Australian food analyser could help counteract bowel cancer

Australian researchers have developed and manufactured a world-first analyser, which will be used to help create a new breed of healthier starches and other ingredients for inclusion in processed foods.

The Australian Nuclear Science and Technology Organisation (ANSTO) worked with Perten Instruments, a Swedish manufacturer of advanced analytical instruments for quality control of grain, flour, food and feed in the agricultural industries, to develop the system.

Called the neutron Rapid Visco Analyser (nRVA), the invention will reportedly revolutionise food manufacturing processes in terms of health benefits and energy used in production.

The nRVA monitors the behaviour of starches as they are cooked, helping food companies identify the best way to cook and process starches for different foods.

The invention will not only allow manufacturers to develop healthier processed foods, but will also help lower the energy used to create certain foods, according to Innovation Minister Senator Kim Carr.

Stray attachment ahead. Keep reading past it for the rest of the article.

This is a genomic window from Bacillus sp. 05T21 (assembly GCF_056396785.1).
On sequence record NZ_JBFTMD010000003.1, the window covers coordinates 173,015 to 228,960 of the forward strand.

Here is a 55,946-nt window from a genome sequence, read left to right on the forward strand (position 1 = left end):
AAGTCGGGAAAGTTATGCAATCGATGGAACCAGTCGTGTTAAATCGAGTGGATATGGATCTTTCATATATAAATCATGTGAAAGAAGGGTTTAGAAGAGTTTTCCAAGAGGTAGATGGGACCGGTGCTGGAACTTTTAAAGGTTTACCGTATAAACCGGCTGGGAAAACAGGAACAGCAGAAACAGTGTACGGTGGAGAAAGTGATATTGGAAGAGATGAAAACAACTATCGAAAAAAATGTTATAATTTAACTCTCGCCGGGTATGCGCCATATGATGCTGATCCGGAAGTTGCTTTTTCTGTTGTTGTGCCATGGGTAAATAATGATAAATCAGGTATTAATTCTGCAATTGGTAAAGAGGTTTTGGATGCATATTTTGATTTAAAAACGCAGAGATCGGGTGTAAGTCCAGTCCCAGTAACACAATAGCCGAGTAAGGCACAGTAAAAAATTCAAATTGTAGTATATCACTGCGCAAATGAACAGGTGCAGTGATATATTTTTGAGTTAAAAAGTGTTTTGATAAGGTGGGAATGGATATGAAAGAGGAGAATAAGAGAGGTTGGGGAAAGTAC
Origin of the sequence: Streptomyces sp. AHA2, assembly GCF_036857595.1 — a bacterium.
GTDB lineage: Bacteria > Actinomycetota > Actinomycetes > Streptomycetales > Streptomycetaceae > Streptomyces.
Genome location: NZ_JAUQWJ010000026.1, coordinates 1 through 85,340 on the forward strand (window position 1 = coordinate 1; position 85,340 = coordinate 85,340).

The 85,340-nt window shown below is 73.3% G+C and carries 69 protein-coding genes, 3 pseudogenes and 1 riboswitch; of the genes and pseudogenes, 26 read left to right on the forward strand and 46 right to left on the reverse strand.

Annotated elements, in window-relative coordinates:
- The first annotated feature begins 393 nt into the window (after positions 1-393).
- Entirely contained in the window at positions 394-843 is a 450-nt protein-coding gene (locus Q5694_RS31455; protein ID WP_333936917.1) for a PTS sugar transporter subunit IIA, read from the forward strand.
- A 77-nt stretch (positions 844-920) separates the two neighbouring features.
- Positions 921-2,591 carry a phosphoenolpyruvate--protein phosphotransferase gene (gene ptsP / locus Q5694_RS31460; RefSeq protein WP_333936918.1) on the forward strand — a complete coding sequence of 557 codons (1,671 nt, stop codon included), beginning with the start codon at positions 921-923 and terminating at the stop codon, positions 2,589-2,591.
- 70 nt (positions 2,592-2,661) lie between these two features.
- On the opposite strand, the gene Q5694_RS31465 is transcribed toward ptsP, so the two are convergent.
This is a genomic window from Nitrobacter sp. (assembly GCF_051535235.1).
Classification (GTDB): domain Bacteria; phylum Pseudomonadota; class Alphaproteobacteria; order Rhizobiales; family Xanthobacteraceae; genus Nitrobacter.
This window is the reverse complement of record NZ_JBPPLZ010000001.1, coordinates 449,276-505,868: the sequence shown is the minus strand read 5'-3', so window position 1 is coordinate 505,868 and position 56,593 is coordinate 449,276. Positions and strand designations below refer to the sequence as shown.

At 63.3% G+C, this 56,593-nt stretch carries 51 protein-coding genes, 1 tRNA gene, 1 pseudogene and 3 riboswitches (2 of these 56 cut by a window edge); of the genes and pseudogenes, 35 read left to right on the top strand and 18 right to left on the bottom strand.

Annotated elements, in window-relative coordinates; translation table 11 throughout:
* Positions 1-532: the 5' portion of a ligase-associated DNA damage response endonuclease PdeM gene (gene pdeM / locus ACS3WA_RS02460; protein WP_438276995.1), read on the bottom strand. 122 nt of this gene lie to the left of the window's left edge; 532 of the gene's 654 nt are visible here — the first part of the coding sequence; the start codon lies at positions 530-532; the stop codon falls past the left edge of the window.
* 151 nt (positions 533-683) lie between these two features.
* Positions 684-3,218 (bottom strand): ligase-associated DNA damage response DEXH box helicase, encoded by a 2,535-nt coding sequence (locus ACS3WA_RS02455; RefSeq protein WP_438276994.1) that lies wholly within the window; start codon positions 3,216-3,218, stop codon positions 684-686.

“This discovery could mean manufacturers will be able to make food more efficiently, with lower energy input. It also gives manufacturers the power to consistently create starches with known health benefits, like those that have been proven to help counter bowel cancer,” said Senator Carr.

The nRVA reportedly employs neutrons from ANSTO’s OPAL research reactor at Lucas Heights in to enable users to better understand food at the molecular level.

ANSTO scientists uncovered a way to see how starches change when they’re cooked, by employing neutron scattering techniques.

The nRVA analyses small samples of starch and other ingredients under controlled test routines.

ANSTO food science project leader, Dr Elliot Gilbert, said the analyser offers benefits for companies manufacturing a range of food products.

“This is not a question of irradiating food but of exploring the properties of starch down to the molecular level,” he said.

“The nRVA could radically improve food manufacturing processes like measuring flour and grain quality for breakfast cereals, snack and animal foods.”

Senator Carr says the invention is a positive case study promoting the level of innovation possible when Australian development teams with complimentary capabilities work together.

“This is a great example of collaboration between scientists and industry resulting in a new technology with the potential to benefit Australia,” he said.